Consumers have rushed back to supermarkets for their Christmas food shopping, notching up the highest number of visits to stores since the stockpiling frenzy at the start of the pandemic.
Grocery sales hit £11.7 billion last month and £31.7 billion in the 12 weeks up to Boxing Day, according to Kantar, the market research group. The sales are 3 per cent lower than 2020 levels when tougher coronavirus restrictions were in place, so people bought more food to eat at home, but 8 per cent higher than in 2019.
Despite rising cases of Covid-19, due to the spread of the Omicron variant, and isolation requirements, online grocery sales fell by 3.7 per cent in December compared with the previous year. As a result, online sales accounted for 12.2 per cent of total food sales, down from the 14 per cent recorded during the height of the pandemic.
In the run-up to the festive season there were concerns that supply chain challenges and labour shortages would result in gaps on shelves and shortages of key items, such as turkeys. However, customers appeared to be confident that their local superstores would have the goods they wanted.
Fraser McKevitt, head of insight at Kantar, said: “The real driver of bumper sales on December 23 wasn’t online as we saw the largest number of in-store visits since March 2020 [in]this month. Shoppers clearly trusted that supermarket shelves would remain well stocked and they didn’t feel the need to rush out much earlier to get their favourite festive treats.”
Clive Black, analyst at Shore Capital, said: “Christmas 2021 was executed pretty well for shoppers in the UK from our store visits; there were plenty of sprouts and turkeys — too many in some cases … Key product availability was fine, albeit across the store there were differences with Marks & Spencer and Tesco clearly stronger than the market overall on these measures.”
Shoppers were keen to treat themselves after the previous year’s Covid disruptions, resulting in record sales of premium lines. Sales of supermarkets’ expensive ranges, which include Tesco Finest and Iceland Luxury lines, rose by 6.8 per cent to £627 million compared with the previous year.
Grocery prices were also 3.5 per cent higher last month, adding nearly £15 more to average monthly grocery bills, as inflation began to bite after supermarkets passed on higher labour costs.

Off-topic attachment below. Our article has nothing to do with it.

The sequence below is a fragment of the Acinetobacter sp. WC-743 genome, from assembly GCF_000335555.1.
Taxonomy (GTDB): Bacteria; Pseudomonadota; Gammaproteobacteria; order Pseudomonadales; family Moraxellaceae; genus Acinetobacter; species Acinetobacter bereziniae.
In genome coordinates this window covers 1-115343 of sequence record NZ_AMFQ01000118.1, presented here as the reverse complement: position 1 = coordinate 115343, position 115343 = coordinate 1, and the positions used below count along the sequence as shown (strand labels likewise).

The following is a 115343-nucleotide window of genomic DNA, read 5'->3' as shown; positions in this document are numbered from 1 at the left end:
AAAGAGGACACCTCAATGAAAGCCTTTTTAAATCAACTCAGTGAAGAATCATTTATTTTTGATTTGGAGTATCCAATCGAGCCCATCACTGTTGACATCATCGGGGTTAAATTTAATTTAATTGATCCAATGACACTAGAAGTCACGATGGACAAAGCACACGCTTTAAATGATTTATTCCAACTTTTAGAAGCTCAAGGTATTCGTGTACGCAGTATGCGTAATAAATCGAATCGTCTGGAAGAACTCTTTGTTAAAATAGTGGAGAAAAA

Ocado, which sells Marks & Spencer groceries online, was the only grocer to boost sales over the 12-week period leading up to Christmas, lifting sales by 2.5 per cent after adding more delivery slots than the previous year.
Tesco outperformed its big rivals, boosting its market share by 0.6 per cent to 27.9 per cent, its highest level since January 2018, although sales fell by 2.9 per cent compared with the previous year, according to Kantar. Asda sales fell by 3.9 per cent, Sainsbury’s sales were down by 4.4 per cent while sales at Morrisons, which has recently been taken private by Clayton, Dubilier & Rice, fell by 6.6 per cent. Tesco and Sainsbury’s both report next week on their festive trading figures.
Aldi’s sales were flat while Lidl’s were down by 0.3 per cent. Waitrose sales fell by 1.4 per cent and Iceland’s dropped by 6.1 per cent. Giles Hurley, Aldi’s chief executive, said: “Our market-leading performance showed that customers were seasonally savvy, making sure they enjoyed the family Christmas they deserved after a difficult year by stocking up early and spending on luxury at low prices.”
One of Sir Terry Leahy’s former lieutenants at Tesco has been hired by Asda to run its stores.
Ken Towle spent three decades climbing the ranks at Tesco and left in April 2015 for a consulting job before taking a chief executive position at Nisa, the convenience chain now owned by the Co-operative. Towle will join Asda later in the year as retail director.
Leahy is now chairman of Morrisons after spearheading Clayton, Dubilier & Rice’s takeover of the supermarket, whose chief executive is David Potts, another former Tesco executive.
Towle, 57, said: “It’s an exciting time to be joining the Asda team and I am really looking forward to getting started.”
Asda is still without a chief executive, four months since Roger Burnley departed ahead of schedule after disagreeing on strategy with the new owners, the Issa brothers.
Asda was bought in 2019 by the petrol forecourt tycoons Mohsin and Zuber Issa and TDR Capital in a £6.8 billion deal. The UK’s third biggest supermarket, which was founded in 1949, has 145,000 employees and about 630 shops.
Derek Lawlor, who has run Asda’s commercial team for the past two years, is also leaving the grocer, marking another senior loss following the departure of Anthony Hemmerdinger, chief operating officer, and Preyash Thakrar, chief strategy officer, in September.
Asda announced that it had poached Kris Comerford, who was most recently Tesco’s UK commercial director for packaged foods, fuel and tobacco, and it was moving Simon Gregg, who currently leads the grocer’s online operations, to its executive leadership team. It is also promoting Liz Evans, who recently joined Asda from running FatFace, the fashion brand, to its board.